It’s not like Bredesen didn’t have other things to tout. For example, every time Democrats bring back the economy from the brink of disaster or begin to chip away at the deficit, Republicans use it as an excuse to finance massive tax cuts for their major donors. Or does it really make sense to disrupt global agriculture markets with a trade war and then ask taxpayers to bail out the victims? Hell, his home state of Tennessee is being hurt by European Union tariffs on Tennessee whiskey. Even when it comes to Kavanaugh’s confirmation, most Americans felt a more rigorous investigation of the assault accusations were in order. All Bredesen had to say was, “When I’m in the Senate, regardless of the president’s political affiliation, I promise candidates for the Supreme Court will be fully vetted with public access to the information which now only members of the Senate are allowed to see. I’d like to tell you how I’d vote on the Kavanaugh nomination, but like you, I’m kept from seeing the very information on which I would base my decision.”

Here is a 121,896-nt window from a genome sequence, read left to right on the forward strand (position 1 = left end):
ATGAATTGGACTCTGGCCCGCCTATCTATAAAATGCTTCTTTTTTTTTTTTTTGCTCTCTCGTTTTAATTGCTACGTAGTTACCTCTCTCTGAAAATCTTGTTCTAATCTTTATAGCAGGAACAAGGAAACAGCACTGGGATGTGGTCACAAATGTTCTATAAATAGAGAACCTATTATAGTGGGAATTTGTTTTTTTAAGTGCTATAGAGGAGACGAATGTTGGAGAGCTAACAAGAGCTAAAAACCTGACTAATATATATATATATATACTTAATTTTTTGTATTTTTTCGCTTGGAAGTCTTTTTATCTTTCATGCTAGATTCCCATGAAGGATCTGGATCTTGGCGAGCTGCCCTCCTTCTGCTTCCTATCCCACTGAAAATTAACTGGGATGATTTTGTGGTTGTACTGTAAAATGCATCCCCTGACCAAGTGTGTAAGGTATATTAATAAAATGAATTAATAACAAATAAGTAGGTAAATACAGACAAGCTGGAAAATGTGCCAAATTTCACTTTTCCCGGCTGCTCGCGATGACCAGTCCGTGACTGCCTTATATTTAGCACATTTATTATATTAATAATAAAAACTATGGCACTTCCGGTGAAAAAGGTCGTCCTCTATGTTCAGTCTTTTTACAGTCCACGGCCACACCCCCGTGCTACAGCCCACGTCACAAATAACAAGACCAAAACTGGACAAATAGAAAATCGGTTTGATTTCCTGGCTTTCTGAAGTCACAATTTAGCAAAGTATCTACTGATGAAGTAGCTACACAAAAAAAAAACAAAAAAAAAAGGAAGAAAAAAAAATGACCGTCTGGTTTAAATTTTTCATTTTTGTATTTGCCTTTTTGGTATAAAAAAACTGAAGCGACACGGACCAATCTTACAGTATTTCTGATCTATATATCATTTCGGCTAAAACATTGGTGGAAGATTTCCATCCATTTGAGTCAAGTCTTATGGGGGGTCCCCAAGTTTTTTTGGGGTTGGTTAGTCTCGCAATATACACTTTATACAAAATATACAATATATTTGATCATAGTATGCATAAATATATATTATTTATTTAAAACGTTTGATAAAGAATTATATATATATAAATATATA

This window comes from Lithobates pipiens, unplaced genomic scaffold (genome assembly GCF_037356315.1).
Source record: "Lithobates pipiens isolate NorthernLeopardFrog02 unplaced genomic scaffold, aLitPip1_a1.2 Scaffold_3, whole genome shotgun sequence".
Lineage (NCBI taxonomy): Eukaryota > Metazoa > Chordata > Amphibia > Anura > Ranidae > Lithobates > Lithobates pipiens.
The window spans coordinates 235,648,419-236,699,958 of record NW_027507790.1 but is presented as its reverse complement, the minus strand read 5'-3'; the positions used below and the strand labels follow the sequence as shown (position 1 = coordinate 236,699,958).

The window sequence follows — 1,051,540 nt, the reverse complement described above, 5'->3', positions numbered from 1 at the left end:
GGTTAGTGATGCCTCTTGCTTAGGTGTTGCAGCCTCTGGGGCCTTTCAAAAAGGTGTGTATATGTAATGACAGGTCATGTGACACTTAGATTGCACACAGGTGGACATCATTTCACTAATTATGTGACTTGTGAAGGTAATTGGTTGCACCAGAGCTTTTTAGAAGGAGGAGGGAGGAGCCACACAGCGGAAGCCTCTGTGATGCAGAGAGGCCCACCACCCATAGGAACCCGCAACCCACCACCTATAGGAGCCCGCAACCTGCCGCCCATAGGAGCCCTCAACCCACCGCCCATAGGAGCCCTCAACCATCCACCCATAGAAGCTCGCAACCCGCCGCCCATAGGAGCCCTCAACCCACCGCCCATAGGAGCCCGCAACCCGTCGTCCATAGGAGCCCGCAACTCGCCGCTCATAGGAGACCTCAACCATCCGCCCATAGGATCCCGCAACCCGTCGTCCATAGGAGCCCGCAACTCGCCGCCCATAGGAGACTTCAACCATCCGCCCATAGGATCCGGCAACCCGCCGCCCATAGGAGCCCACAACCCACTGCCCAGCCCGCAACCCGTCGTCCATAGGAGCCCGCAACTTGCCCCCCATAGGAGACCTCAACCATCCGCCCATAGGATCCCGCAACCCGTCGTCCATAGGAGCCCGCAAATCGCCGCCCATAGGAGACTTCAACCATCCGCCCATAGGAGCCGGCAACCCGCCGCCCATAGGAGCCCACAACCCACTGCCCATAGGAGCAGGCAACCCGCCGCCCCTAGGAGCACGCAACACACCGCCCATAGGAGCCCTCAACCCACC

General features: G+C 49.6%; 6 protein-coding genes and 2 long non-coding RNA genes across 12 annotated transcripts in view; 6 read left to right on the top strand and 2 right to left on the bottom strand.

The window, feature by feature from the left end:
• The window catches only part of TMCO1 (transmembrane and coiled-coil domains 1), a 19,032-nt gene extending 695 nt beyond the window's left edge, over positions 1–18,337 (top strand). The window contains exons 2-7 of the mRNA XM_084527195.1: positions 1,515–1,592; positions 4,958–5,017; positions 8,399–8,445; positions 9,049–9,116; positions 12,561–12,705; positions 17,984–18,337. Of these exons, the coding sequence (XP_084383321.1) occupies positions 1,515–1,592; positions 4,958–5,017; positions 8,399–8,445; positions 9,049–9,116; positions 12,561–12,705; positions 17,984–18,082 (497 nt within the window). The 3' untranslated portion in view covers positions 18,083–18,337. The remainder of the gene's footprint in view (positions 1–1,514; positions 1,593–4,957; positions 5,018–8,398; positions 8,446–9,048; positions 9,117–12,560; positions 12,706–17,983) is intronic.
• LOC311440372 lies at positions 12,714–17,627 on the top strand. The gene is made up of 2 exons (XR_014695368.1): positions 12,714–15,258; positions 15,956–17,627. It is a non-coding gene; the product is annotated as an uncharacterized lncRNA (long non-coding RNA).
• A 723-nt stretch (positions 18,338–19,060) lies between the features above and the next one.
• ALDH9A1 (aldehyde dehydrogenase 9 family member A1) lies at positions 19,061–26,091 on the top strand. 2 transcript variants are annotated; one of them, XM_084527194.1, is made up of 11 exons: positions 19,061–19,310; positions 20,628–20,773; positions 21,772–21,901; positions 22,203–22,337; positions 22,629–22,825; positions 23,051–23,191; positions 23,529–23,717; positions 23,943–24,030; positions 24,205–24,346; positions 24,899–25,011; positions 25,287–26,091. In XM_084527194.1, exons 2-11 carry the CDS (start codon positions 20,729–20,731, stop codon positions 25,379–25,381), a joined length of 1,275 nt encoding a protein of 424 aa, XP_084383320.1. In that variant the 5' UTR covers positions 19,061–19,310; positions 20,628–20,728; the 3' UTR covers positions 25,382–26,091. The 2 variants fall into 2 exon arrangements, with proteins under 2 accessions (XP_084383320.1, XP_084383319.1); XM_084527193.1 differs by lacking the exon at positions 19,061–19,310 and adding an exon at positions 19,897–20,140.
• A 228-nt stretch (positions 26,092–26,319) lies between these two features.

Instead, Bredesen’s logic says, I’d rather play to people who will NEVER vote for me. And now he’s probably lost the support of those who were looking for an alternative to Trump and his Republican lemmings. According to Politico, “Campaign volunteers have been calling to cancel door-knocking and phone-banking shifts for Bredesen since his statement backing Kavanaugh, according to an internal spreadsheet maintained by the campaign.” If the Democrats fall one short of retaking the Senate, there is NO question who is responsible.
Not once this week has a single media outlet asked the question, “What is it about Turkey which makes it the go to place for dealing with political dissidents? Not unexpectedly, the attention has been focused on the disappearance and likely murder of U.S. resident and Washington Post writer Jamal Khashoggi. But how short of a memory could the press have to discount the fact this is the second incident in the last two years in which a U.S. resident was the target of abduction by a foreign government? Did they forget former Trump national security advisor and confessed felon Michael Flynn was under investigation for aiding the Turkish government in kidnapping cleric Fethullah Gülen who the Erdogan government accused of plotting a coup in July 2016?